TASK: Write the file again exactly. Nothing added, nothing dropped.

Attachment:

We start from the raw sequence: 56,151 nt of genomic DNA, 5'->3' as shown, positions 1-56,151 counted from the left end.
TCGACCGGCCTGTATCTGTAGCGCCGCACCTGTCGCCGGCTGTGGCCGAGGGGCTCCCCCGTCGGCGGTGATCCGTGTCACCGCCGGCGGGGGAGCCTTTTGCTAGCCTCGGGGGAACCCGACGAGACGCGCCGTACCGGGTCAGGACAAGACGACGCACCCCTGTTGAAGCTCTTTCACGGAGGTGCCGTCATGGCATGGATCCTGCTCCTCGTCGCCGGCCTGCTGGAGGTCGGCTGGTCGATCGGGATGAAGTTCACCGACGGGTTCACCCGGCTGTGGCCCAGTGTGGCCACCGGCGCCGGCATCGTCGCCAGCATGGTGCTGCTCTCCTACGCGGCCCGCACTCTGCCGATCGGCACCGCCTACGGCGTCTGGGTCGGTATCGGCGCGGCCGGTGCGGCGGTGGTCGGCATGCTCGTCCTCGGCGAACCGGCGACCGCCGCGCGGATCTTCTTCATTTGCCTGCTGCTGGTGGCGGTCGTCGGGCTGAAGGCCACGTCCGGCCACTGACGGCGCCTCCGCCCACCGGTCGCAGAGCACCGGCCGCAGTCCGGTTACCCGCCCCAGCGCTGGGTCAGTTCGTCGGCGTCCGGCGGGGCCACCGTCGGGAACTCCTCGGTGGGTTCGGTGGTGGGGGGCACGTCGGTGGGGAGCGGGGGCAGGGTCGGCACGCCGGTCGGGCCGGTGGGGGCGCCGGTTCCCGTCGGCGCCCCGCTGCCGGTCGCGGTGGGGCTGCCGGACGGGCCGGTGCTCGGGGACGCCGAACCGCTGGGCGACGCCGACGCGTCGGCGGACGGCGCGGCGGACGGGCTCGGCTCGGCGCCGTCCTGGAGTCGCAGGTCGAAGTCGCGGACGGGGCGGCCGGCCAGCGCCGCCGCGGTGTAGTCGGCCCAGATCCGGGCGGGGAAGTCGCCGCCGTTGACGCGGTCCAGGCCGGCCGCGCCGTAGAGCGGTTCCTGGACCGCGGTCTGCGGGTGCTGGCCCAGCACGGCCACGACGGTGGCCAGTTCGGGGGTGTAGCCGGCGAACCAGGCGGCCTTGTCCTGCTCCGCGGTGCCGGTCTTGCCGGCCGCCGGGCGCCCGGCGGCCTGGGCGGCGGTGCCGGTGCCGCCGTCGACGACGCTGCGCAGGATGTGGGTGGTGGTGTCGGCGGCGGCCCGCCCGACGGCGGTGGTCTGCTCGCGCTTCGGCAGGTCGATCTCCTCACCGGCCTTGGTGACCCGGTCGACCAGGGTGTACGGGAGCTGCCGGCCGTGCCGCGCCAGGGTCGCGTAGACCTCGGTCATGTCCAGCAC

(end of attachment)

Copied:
We start from the raw sequence: 56,151 nt of genomic DNA, 5'->3' as shown, positions 1-56,151 counted from the left end.
TCGACCGGCCTGTATCTGTAGCGCCGCACCTGTCGCCGGCTGTGGCCGAGGGGCTCCCCCGTCGGCGGTGATCCGTGTCACCGCCGGCGGGGGAGCCTTTTGCTAGCCTCGGGGGAACCCGACGAGACGCGCCGTACCGGGTCAGGACAAGACGACGCACCCCTGTTGAAGCTCTTTCACGGAGGTGCCGTCATGGCATGGATCCTGCTCCTCGTCGCCGGCCTGCTGGAGGTCGGCTGGTCGATCGGGATGAAGTTCACCGACGGGTTCACCCGGCTGTGGCCCAGTGTGGCCACCGGCGCCGGCATCGTCGCCAGCATGGTGCTGCTCTCCTACGCGGCCCGCACTCTGCCGATCGGCACCGCCTACGGCGTCTGGGTCGGTATCGGCGCGGCCGGTGCGGCGGTGGTCGGCATGCTCGTCCTCGGCGAACCGGCGACCGCCGCGCGGATCTTCTTCATTTGCCTGCTGCTGGTGGCGGTCGTCGGGCTGAAGGCCACGTCCGGCCACTGACGGCGCCTCCGCCCACCGGTCGCAGAGCACCGGCCGCAGTCCGGTTACCCGCCCCAGCGCTGGGTCAGTTCGTCGGCGTCCGGCGGGGCCACCGTCGGGAACTCCTCGGTGGGTTCGGTGGTGGGGGGCACGTCGGTGGGGAGCGGGGGCAGGGTCGGCACGCCGGTCGGGCCGGTGGGGGCGCCGGTTCCCGTCGGCGCCCCGCTGCCGGTCGCGGTGGGGCTGCCGGACGGGCCGGTGCTCGGGGACGCCGAACCGCTGGGCGACGCCGACGCGTCGGCGGACGGCGCGGCGGACGGGCTCGGCTCGGCGCCGTCCTGGAGTCGCAGGTCGAAGTCGCGGACGGGGCGGCCGGCCAGCGCCGCCGCGGTGTAGTCGGCCCAGATCCGGGCGGGGAAGTCGCCGCCGTTGACGCGGTCCAGGCCGGCCGCGCCGTAGAGCGGTTCCTGGACCGCGGTCTGCGGGTGCTGGCCCAGCACGGCCACGACGGTGGCCAGTTCGGGGGTGTAGCCGGCGAACCAGGCGGCCTTGTCCTGCTCCGCGGTGCCGGTCTTGCCGGCCGCCGGGCGCCCGGCGGCCTGGGCGGCGGTGCCGGTGCCGCCGTCGACGACGCTGCGCAGGATGTGGGTGGTGGTGTCGGCGGCGGCCCGCCCGACGGCGGTGGTCTGCTCGCGCTTCGGCAGGTCGATCTCCTCACCGGCCTTGGTGACCCGGTCGACCAGGGTGTACGGGAGCTGCCGGCCGTGCCGCGCCAGGGTCGCGTAGACCTCGGTCATGTCCAGCAC